He ended up in Pankrác prison. He was assigned work at a projects institute but his memory did not return. “I had to learn everything again. They didn’t believe I didn’t know about electricity from the faculty. My memory only returned gradually.” Konzal served the full sentence, continuing to work at the projects institute. “My monthly pay was 285 crowns. We weren’t allowed to put our names to projects – somebody always covered that up.” In prison too Konzal fulfilled a spiritual role. His mother smuggled the Eucharist to him in boxes of sweets. “The wafer was cut by razor into tiny bits, which were wrapped in cigarette paper.” He then distributed the host when he encountered others.
Jan Konzal got out of prison in autumn 1963. He was assigned a job in the Tatra enterprise, where he worked as an electrical engineer until 1967. He then moved to Armabeton. Jan Konzal continued to be drawn to the spiritual world and in the mid-1960s twice applied, without success, to a seminary. Finally in 1965 he signed up for distance learning at a faculty at Erfurt in the GDR. “I had no German whatever. With a dictionary in my hand, I translated the study texts word by word. I went to East Germany as a tourist for the exams.” Konzal later discovered he had been constantly followed on his trips.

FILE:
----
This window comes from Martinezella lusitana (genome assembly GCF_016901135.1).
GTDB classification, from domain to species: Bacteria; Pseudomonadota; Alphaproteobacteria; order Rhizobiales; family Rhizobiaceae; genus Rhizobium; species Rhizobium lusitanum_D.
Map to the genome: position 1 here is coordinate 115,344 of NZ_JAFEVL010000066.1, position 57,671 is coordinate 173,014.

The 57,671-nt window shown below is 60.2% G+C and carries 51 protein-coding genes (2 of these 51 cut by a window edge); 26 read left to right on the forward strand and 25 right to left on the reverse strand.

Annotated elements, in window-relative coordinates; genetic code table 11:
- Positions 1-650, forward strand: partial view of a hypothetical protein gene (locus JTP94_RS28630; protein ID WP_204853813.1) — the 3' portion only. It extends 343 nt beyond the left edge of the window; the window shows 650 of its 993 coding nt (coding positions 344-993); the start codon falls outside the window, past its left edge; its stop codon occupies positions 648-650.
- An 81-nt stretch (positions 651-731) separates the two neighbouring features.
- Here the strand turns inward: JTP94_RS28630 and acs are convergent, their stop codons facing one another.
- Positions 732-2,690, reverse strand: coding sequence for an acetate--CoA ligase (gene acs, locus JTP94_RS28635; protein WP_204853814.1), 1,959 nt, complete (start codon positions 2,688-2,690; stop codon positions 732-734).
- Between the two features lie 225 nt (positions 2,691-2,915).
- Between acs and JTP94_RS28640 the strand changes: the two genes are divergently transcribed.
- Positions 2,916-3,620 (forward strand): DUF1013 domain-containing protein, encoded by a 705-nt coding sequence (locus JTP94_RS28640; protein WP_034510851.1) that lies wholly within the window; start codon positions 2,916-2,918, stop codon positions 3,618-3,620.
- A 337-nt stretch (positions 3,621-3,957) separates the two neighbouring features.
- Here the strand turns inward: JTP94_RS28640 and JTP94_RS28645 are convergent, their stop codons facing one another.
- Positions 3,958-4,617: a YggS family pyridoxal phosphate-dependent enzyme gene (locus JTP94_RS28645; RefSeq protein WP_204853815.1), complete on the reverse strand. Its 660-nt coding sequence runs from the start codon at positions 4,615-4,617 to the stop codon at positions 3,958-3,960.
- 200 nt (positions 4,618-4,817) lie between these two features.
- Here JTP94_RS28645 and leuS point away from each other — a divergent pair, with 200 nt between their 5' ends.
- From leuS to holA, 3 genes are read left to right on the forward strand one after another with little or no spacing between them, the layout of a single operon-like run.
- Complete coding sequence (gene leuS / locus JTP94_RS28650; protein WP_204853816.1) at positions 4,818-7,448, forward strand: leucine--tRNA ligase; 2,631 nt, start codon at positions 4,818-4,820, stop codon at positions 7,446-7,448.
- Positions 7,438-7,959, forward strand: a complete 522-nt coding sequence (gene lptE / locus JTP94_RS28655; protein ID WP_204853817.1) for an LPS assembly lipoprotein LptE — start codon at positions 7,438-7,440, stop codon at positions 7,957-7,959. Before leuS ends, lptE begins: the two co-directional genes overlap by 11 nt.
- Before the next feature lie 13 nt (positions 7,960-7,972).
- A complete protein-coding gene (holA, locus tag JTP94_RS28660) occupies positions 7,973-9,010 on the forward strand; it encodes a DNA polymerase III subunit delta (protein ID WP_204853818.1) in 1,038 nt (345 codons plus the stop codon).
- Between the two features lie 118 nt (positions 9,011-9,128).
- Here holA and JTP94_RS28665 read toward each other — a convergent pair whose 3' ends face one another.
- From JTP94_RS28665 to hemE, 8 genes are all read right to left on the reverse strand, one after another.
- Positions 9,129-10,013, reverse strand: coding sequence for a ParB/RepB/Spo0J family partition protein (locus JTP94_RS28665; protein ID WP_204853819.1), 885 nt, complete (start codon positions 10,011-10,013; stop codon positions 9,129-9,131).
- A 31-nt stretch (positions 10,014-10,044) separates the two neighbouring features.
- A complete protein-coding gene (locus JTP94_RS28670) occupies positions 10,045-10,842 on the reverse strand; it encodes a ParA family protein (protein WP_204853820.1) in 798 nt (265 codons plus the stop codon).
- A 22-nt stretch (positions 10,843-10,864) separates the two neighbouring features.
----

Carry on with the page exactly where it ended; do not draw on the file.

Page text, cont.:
After three years he completed his studies. However, instead of entering the priesthood in March 1968 he married Magdalena Mazancová. The Warsaw Pact invasion took place that August and Jan Konzal continued along his path in life as a layman. However, he kept attending seminars in Jircháře organised by Jiří Němec and Ladislav Hejdánek. He helped organise underground education courses headed by the theologians Oto Mádr and Josef Zvěřina, recording their lectures and securing textbooks.
At the start of the 1970s he learned of the existence of an underground church structure: “My brother Pavel sent two friends to me – I was living outside Prague then – asking whether I’d serve as a deacon. I was on my guard in those days. I was afraid of a provocation and didn’t wish to go to prison a second time.” It therefore took Konzal almost a year before he decided to accept the offer and return to the clerical path. Being married, he was assigned to the Greek Catholic Church. In March 1972 he was secretly ordained a deacon by Bedřich Provazník. Three months later he became a priest. Again his anti-state activities meant he was on thin ice.